I ended up writing my book using a technology that I already knew quite well: HTML. By writing in HTML, I already had something that I could post on my website, use for the EPUB and use for the MOBI format. All without having to change a thing. (That’s right: the same HTML that is used on SMACSS.com is used in the EPUB and is used in the MOBI.)

What about PDF? I could open up the HTML in a web browser, choose Save as PDF and be done with it but let’s face it: the filename and date attached to every single page doesn’t exactly scream professional. Web browsers actually do a surprisingly poor job with supporting the CSS paged media spec.

I had resorted to copying and pasting the content into Pages and saving as PDF from there. It wasn’t elegant but it worked. However, any changes to my HTML source required redoing those changes in Pages, as well.

Then I met my Prince Charming: Prince XML. It’s pricey but it works incredibly well. It takes HTML and CSS (that very format I’ve been using for all of my other file formats) and will generate a PDF via a command line interface. Prince supports CSS paged media including headers, footers, page counts, and alternating page styles.

From one format, HTML, I can now easily publish to PDF, MOBI, and EPUB, and even my website. I use the PDF version to send to the printer along with cover art to be bound and ready to ship around the world. It’s amazing how versatile HTML (and CSS) is.

To learn more about writing books with HTML and CSS, I recommend reading Building Books with CSS3 over at A List Apart.

Creating an EPUB

Let’s take a step back. Prince gets us from HTML to PDF but how do we make an EPUB out of the HTML?

An EPUB file is essentially a ZIP file with a renamed extension. There are some core files that you need to start with:

Root
   META-INF
      container.xml
   mimetype
   content.opf
   toc.ncx

After that, you can start adding your content to the project. Be sure to update the toc.ncx (Table of Contents) and content.opf (the ebook manifest) with any changes you make to your project.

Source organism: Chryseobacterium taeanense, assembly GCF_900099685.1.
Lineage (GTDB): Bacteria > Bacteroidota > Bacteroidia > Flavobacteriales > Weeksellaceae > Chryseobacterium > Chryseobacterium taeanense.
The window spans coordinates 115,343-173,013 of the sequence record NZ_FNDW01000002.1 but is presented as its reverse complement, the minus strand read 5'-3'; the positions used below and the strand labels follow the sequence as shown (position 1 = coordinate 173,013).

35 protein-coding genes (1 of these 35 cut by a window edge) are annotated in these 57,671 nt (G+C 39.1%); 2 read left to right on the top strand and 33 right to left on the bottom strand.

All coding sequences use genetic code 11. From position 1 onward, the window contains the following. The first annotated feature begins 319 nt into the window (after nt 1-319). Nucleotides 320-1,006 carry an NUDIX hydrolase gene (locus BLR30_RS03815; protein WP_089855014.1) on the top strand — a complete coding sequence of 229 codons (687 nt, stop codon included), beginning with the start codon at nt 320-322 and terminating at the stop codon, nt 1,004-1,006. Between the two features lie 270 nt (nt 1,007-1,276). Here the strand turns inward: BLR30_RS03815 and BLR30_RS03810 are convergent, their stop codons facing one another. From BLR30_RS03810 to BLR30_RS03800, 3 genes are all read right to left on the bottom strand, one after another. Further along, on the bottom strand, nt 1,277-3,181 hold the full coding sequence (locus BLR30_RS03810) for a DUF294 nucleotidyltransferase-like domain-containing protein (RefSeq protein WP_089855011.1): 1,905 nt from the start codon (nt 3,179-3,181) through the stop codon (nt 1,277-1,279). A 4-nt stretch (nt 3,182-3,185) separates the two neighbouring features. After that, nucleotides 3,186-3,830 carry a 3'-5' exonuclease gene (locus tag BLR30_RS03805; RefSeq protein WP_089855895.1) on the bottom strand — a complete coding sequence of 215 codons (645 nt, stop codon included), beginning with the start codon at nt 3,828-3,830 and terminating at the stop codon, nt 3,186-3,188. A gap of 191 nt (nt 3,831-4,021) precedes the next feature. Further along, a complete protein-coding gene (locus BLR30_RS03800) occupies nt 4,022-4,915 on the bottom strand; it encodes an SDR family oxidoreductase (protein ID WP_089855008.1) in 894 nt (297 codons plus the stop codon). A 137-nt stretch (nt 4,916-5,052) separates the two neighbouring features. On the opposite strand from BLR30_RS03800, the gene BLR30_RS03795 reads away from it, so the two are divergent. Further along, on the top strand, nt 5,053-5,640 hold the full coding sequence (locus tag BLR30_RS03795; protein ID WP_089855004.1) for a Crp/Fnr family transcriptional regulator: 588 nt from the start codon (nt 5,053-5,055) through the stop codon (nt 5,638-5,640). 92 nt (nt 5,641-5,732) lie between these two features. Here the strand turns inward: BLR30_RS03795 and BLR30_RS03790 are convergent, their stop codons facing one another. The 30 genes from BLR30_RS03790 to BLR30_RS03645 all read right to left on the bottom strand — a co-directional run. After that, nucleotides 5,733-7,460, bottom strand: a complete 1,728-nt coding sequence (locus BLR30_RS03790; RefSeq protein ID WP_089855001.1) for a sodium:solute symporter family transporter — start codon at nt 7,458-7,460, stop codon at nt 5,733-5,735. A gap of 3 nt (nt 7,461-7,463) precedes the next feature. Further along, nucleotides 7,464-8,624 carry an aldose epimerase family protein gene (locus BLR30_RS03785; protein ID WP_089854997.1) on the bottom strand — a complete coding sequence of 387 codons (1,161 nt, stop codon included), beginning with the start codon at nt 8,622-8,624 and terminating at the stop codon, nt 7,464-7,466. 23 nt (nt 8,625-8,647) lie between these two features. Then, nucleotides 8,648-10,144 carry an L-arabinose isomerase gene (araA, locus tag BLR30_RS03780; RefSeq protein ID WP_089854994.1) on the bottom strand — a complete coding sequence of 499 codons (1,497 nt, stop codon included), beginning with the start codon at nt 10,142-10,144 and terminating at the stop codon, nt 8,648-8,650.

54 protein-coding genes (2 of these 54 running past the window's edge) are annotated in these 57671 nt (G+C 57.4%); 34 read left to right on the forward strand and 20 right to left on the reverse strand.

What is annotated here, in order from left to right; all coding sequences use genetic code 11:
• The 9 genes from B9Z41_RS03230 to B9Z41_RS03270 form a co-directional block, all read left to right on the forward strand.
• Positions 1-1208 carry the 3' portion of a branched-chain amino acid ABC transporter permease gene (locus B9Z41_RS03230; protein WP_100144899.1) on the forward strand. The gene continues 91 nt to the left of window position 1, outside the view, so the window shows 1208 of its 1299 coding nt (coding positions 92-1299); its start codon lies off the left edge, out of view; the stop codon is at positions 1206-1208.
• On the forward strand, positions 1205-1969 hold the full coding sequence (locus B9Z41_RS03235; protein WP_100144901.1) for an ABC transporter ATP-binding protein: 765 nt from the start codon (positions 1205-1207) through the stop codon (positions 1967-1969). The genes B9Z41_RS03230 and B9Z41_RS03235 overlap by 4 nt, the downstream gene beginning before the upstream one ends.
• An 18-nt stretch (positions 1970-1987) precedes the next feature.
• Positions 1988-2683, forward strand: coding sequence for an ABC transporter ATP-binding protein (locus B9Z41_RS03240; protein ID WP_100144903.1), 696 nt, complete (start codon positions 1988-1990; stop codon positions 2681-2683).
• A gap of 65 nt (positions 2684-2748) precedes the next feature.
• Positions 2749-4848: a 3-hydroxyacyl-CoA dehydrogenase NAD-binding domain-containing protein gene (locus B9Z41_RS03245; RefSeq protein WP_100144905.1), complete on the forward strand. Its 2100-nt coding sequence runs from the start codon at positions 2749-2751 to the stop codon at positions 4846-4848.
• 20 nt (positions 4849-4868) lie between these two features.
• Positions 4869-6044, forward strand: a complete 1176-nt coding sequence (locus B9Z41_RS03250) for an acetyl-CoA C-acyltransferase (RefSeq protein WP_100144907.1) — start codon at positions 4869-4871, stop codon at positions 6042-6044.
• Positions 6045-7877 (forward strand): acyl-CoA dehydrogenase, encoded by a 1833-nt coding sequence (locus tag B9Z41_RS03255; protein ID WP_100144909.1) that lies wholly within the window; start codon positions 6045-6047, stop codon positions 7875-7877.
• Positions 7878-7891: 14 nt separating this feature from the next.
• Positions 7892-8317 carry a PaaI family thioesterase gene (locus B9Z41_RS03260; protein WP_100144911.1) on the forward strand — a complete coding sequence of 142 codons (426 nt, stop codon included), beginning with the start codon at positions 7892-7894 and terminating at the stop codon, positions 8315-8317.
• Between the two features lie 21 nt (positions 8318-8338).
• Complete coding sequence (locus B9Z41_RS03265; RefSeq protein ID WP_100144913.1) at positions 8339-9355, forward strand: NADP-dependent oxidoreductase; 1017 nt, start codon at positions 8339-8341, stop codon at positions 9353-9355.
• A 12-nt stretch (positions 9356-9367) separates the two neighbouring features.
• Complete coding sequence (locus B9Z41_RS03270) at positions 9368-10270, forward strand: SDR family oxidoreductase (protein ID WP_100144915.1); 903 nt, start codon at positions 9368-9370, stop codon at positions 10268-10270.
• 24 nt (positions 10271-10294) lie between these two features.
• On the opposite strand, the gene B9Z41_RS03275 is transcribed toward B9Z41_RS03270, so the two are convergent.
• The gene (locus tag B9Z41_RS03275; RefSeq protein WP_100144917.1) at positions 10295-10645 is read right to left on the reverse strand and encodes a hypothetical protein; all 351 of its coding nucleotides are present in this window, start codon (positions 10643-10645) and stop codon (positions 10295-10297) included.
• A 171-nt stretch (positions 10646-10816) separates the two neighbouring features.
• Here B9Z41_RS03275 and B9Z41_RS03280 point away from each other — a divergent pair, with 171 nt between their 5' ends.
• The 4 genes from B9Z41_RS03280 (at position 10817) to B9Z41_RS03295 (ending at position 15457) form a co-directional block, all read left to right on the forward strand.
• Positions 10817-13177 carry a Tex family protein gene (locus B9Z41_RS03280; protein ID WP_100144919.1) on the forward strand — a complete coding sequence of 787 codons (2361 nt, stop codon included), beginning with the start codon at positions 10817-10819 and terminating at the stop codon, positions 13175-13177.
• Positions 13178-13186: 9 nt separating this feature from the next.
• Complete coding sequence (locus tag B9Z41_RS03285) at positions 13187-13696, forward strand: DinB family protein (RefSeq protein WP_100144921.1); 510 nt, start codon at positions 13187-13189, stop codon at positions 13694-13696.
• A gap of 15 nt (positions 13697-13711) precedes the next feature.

You can learn more about the file formats with the EPUB Format Construction Guide.

Once all your files are in place, you’ll need to create the EPUB file by running two commands (on OS X, at least):

zip -X0 your-ebook.epub mimetype
zip -Xur9D your-ebook.epub *

The mimetype needs to be the first file inside the ZIP file and therefore gets added first. Then, the rest of the files are added.

I’ve added a function to my .bash_profile to make this even easier:

function epub()
{
   zip -q0X $@ mimetype; zip -qXr9D $@ *
}

Then, within the folder from which I want to create an ebook, I just run epub your-ebook.epub from the Terminal command line and the EPUB file should be ready to go.

Creating the MOBI

We have our EPUB and we have our PDF. The last step is the MOBI file. For this, I call upon Calibre. Calibre can be used as a reader and as a library but I use it exclusively to export my EPUB files to MOBI.

Calibre includes a command line utility to convert from EPUB to MOBI. (To install the command line tools, go to Preferences > Advanced > Miscellaneous and click Install Command Line Tools.)

ebook-convert your-ebook.epub your-ebook.mobi 

Spread the joy

Now that you have all of your different file formats, you need to get them into the hands of people who want to (ho-ho-hopefully) buy your book!

There are a number of marketplaces such as Amazon’s Kindle Direct Publishing, iBookstore, Google Play, and NOOK Press.

Some publishers, like PragProg and O’Reilly will also add self-published books to their roster if they feel it’s a good fit for their audience.

With any distribution, you’ll have to give up a percentage of your sales—from 30% to 70% of each sale, so consider your options wisely.

Of course, you can always open your own online store and reap as much of the revenue as possible, assuming you can get the traffic to your site. Handling your own distribution allows you to create a deeper one-on-one connection with your customers, something that is impossible with other distribution channels since you don’t get customer information through other services—even though you are giving them a huge chunk of your sales!

Go forth and prosper

There’s a lot of thought and time that goes into writing a book and just as much thought and time can go into creating, publishing, and marketing your book once you’re done.

In the end, self-publishing can be a very rewarding process and well worth the time that goes into it.

About the author

Jonathan Snook writes about tips, tricks, and bookmarks on his blog at Snook.ca. He has also written for A List Apart and .net magazine, and has co-authored two books, and . He has also authored and received world-wide acclaim for the self-published book, sharing his experience and best practices on CSS architecture.

Photo: Patrick H. Lauke